Lectures - Monday and Wednesday, 11:00 AM - 12:15 PM
Lab - Tuesday, 4:10 PM -7 PM
This summary is meant to explain the way the Earth mean temperature is maintained through a radiative balance with the incoming solar radiation. The explanation is done using a simple model, much less complex than the way the real climate system works, but the model contains the basic ingredients needed to explain the problem.
The model we are using is of a spherical planet that rotates on its axis and revolves around the Sun at the same time. We are also studying the average state of the planet, without addressing the details of the distribution of the climate with latitude. What we are seeking is to find under these conditions what is the average temperature near the surface of the planet. We will consider also how this temperature depends on the presence of an atmosphere. In our calculations will make use of the laws of radiative heat transfer as summarized in the notes for Lecture 1.
In the lecture notes we have already reviewed the subject of effective temperature. Here we repeat the derivation for the sake of completion. As stated, the effective temperature of a planet is the temperature that would exist near its surface under radiative balance with the incoming solar radiation if the planet had no atmosphere. The only transformation to the radiation from the Sun considered in this case is reflection. Reflection reduces the amount of heat the planet has to come to equilibrium with.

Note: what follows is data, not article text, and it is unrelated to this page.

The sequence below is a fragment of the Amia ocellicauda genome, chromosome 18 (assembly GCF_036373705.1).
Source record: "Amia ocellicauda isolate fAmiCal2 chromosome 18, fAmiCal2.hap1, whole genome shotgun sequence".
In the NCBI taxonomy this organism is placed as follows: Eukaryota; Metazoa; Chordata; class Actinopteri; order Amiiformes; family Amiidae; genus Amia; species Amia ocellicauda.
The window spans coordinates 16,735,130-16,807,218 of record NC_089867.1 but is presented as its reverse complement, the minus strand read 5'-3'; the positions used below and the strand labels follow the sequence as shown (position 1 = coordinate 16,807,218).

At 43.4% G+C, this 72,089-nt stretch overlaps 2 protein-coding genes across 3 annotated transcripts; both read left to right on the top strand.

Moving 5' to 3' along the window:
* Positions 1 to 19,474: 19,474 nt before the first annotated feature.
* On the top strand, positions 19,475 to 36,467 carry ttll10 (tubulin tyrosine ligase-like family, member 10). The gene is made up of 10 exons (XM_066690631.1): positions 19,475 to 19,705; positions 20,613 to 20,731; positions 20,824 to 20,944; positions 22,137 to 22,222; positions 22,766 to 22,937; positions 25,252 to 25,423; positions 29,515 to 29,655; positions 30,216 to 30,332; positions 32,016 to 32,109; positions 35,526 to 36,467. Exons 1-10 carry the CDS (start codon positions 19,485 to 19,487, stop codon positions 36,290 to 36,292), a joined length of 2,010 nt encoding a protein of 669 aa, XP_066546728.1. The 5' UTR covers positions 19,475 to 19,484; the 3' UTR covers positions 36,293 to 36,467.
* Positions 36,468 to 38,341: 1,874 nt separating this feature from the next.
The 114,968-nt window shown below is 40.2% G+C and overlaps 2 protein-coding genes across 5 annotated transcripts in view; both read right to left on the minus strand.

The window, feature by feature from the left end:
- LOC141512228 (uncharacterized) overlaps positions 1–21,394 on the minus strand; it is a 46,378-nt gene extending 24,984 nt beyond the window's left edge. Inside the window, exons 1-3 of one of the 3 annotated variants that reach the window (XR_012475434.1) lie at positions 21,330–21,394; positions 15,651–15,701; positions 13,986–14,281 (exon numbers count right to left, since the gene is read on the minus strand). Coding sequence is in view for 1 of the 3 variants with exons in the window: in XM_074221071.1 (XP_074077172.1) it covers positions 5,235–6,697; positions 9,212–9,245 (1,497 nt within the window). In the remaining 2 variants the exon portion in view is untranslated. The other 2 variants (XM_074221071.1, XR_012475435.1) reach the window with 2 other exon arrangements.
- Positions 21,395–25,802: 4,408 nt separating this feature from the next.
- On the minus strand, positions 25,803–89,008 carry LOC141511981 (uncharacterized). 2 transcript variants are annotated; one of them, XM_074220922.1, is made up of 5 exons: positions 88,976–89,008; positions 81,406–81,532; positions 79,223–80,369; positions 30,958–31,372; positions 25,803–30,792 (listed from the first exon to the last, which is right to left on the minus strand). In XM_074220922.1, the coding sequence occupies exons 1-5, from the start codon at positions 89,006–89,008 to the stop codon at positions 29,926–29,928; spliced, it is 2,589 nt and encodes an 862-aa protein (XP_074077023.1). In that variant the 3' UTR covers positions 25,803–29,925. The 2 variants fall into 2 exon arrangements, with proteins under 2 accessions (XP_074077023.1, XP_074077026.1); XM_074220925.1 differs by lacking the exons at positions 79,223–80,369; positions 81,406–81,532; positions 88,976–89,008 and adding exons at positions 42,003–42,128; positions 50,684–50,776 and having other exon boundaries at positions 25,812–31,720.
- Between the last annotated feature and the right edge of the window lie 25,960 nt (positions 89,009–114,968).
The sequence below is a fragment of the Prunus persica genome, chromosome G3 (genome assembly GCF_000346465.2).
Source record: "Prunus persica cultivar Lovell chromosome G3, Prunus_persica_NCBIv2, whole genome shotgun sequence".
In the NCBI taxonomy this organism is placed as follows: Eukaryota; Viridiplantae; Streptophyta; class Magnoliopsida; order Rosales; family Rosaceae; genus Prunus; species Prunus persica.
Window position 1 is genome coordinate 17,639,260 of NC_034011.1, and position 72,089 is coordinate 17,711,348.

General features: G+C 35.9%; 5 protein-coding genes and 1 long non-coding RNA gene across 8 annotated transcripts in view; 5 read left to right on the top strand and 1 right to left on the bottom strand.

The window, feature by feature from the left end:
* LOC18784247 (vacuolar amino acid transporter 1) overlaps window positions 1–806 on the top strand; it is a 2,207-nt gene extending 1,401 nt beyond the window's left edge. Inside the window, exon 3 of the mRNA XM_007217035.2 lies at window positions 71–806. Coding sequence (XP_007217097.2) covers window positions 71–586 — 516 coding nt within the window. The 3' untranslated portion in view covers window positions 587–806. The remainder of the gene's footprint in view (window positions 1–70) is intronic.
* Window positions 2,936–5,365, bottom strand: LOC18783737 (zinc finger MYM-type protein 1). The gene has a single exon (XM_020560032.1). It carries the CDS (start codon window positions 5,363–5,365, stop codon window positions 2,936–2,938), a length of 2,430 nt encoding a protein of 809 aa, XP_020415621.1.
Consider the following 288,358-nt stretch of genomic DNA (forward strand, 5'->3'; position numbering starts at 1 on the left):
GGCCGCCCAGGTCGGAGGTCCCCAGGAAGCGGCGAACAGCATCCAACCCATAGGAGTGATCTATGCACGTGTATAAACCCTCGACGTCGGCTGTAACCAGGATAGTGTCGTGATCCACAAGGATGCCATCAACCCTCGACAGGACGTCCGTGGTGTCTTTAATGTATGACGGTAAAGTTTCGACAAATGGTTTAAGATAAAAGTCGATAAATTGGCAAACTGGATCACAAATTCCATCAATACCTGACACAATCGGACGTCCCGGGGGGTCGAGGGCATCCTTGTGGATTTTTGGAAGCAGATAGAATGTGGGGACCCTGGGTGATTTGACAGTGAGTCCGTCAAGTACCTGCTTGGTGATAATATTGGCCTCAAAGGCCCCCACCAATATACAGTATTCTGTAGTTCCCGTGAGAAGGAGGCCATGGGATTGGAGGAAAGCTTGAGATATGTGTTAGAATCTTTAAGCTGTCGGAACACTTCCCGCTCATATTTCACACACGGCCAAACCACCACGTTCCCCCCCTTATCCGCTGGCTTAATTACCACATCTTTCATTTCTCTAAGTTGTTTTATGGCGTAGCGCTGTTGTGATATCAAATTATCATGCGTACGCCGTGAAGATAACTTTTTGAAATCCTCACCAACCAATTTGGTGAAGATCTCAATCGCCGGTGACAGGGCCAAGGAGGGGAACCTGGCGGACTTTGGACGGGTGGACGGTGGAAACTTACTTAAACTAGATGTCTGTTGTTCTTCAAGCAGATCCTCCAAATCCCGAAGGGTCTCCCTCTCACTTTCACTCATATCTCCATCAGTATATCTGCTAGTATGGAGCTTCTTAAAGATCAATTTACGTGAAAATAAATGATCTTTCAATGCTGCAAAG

Consider the following case:
With the help of Figure 1 below, we can see that the planet's area that collects the sunlight is effectively the area of the planet's shadow on a plane perpendicular to the incoming sunlight. Considering that a fraction, A, is being reflected back into space, the overall energy received by the planet is:
(1) Es= (1-A) SπR2
where Es is the total solar (shortwave) energy collected by the planet per unit time (in units of W).
Figure 1: The area collecting sunlight is the cross sectional area of the spherical planet. The area emitting planetary radiation is the entire surface of the sphere.
Over a period of one planetary rotation around its axis, the entire surface of the planet is exposed to the incoming radiation and warms up to a absolute temperature, T. Averaged over the length of a full number of rotation period the entire plant's surface (equal to 4πR2) emits energy, which according to the Stefan-Boltzman law is proportional to the fourth power of its temperature:
(2) Ep= 4πR2 σT4
where EP is the planetary (longwave) radiation (in W) and σis the Stefan-Boltzman constant. The temperature increases until a radiative balance is reached and then it remains constant. This occurs when:
(4) 4πR2 σT4 = (1-A) S πR2
Eliminating identical terms from both sides of the equation we obtain:
(5) G = σTe4 = (1-A) S / 4
Where we used the letter G to express the radiative flux at the ground and identified the effective temperature by the subscript e.
The radiative flux (energy per unit area) emitted by the planet is thus 4 times smaller than the amount of solar flux it absorbs.